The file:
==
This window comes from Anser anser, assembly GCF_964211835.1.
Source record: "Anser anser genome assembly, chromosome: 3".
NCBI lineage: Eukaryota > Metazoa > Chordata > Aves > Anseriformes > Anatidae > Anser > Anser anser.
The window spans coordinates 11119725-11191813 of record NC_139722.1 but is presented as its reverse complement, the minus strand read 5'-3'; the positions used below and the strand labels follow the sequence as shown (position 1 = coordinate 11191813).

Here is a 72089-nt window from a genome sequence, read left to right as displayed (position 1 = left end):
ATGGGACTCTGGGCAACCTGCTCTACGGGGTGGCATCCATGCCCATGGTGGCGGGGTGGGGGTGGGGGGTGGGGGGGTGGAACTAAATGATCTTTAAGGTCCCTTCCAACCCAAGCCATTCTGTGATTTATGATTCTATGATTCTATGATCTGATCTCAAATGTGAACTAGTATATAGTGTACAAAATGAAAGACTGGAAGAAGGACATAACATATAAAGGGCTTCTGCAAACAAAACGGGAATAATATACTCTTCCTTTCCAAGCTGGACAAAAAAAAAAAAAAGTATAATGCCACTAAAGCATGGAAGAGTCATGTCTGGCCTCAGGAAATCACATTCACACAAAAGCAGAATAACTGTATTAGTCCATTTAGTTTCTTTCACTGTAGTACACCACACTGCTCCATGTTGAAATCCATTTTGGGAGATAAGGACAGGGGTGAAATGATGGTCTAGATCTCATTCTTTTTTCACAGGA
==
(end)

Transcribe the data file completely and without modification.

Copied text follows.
This window comes from Anser anser, assembly GCF_964211835.1.
Source record: "Anser anser genome assembly, chromosome: 3".
NCBI lineage: Eukaryota > Metazoa > Chordata > Aves > Anseriformes > Anatidae > Anser > Anser anser.
The window spans coordinates 11119725-11191813 of record NC_139722.1 but is presented as its reverse complement, the minus strand read 5'-3'; the positions used below and the strand labels follow the sequence as shown (position 1 = coordinate 11191813).

Here is a 72089-nt window from a genome sequence, read left to right as displayed (position 1 = left end):
ATGGGACTCTGGGCAACCTGCTCTACGGGGTGGCATCCATGCCCATGGTGGCGGGGTGGGGGTGGGGGGTGGGGGGGTGGAACTAAATGATCTTTAAGGTCCCTTCCAACCCAAGCCATTCTGTGATTTATGATTCTATGATTCTATGATCTGATCTCAAATGTGAACTAGTATATAGTGTACAAAATGAAAGACTGGAAGAAGGACATAACATATAAAGGGCTTCTGCAAACAAAACGGGAATAATATACTCTTCCTTTCCAAGCTGGACAAAAAAAAAAAAAAGTATAATGCCACTAAAGCATGGAAGAGTCATGTCTGGCCTCAGGAAATCACATTCACACAAAAGCAGAATAACTGTATTAGTCCATTTAGTTTCTTTCACTGTAGTACACCACACTGCTCCATGTTGAAATCCATTTTGGGAGATAAGGACAGGGGTGAAATGATGGTCTAGATCTCATTCTTTTTTCACAGGA